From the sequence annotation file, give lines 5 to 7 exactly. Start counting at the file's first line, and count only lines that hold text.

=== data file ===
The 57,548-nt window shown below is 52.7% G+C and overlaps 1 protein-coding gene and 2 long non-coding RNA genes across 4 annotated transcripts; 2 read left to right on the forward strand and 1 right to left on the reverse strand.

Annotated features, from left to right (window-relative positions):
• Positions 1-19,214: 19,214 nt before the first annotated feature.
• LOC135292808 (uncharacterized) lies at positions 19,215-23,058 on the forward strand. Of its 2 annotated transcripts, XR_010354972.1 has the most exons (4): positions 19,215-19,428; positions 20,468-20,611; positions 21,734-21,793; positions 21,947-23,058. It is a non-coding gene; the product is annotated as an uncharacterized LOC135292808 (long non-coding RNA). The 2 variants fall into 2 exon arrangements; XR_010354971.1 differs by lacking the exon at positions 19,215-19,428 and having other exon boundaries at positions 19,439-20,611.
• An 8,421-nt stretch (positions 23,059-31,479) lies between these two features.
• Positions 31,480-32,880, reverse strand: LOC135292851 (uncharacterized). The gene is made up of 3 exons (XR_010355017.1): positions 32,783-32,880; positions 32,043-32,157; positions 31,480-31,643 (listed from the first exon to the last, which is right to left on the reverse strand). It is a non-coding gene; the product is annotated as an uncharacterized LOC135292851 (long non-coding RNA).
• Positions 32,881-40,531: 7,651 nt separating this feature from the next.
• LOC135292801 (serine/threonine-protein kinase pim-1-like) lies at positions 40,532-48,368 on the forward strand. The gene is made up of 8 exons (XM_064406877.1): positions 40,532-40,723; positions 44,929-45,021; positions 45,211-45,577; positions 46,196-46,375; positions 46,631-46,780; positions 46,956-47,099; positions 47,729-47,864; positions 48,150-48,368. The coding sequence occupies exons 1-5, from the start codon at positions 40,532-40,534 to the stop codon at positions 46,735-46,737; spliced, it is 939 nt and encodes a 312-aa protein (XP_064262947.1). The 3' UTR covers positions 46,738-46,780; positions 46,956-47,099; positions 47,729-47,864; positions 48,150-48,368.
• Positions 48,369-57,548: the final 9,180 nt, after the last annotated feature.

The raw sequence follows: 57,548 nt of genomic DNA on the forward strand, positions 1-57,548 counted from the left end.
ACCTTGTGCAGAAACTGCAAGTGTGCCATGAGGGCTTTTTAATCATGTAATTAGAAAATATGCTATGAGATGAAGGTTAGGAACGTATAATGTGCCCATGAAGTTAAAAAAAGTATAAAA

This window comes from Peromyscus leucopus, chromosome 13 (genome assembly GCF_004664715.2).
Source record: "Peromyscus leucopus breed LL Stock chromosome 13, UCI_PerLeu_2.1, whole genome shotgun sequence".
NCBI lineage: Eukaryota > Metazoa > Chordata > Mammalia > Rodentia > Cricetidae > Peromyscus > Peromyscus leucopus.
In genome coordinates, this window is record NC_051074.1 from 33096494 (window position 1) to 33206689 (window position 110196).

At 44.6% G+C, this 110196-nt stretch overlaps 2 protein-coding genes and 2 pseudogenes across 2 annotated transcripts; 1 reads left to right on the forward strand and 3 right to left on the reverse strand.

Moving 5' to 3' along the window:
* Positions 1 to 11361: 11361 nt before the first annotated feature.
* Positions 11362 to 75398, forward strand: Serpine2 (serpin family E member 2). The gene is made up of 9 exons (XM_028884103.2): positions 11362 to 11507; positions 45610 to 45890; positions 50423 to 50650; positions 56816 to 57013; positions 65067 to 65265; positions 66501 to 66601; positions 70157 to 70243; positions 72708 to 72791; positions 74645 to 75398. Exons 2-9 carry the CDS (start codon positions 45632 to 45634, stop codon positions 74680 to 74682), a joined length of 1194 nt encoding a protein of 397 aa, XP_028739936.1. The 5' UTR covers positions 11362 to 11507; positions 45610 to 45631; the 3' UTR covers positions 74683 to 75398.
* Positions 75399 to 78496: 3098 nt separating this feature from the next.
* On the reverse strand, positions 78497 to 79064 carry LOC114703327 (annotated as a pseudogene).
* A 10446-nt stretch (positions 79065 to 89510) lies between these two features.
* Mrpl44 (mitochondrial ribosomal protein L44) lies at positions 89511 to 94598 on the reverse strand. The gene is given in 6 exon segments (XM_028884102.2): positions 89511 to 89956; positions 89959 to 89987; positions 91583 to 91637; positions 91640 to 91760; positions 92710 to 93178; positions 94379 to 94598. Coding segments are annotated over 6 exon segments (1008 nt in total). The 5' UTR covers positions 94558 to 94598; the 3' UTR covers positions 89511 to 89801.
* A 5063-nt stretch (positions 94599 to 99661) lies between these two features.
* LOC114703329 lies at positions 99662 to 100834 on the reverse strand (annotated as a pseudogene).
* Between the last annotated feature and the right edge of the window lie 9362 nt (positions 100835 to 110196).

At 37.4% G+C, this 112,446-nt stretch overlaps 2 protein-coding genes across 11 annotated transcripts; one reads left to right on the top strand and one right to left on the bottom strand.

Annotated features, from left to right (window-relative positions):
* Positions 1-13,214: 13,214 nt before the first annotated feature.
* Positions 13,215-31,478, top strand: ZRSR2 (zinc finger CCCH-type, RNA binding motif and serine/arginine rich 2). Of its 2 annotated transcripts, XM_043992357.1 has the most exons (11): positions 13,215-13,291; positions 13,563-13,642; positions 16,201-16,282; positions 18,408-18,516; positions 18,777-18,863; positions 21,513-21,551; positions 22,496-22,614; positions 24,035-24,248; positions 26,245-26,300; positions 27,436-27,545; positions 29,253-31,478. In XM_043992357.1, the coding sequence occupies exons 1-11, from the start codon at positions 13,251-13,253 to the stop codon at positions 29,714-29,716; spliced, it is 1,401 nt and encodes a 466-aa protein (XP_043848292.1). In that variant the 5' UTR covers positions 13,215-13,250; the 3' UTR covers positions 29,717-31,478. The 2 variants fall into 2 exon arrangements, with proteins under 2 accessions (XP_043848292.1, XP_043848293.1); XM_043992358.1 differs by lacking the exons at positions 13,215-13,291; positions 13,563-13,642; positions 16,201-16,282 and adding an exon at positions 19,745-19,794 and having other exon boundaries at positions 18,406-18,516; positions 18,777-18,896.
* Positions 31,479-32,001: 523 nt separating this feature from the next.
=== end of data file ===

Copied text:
• An 8,421-nt stretch (positions 23,059-31,479) lies between these two features.
• Positions 31,480-32,880, reverse strand: LOC135292851 (uncharacterized). The gene is made up of 3 exons (XR_010355017.1): positions 32,783-32,880; positions 32,043-32,157; positions 31,480-31,643 (listed from the first exon to the last, which is right to left on the reverse strand). It is a non-coding gene; the product is annotated as an uncharacterized LOC135292851 (long non-coding RNA).
• Positions 32,881-40,531: 7,651 nt separating this feature from the next.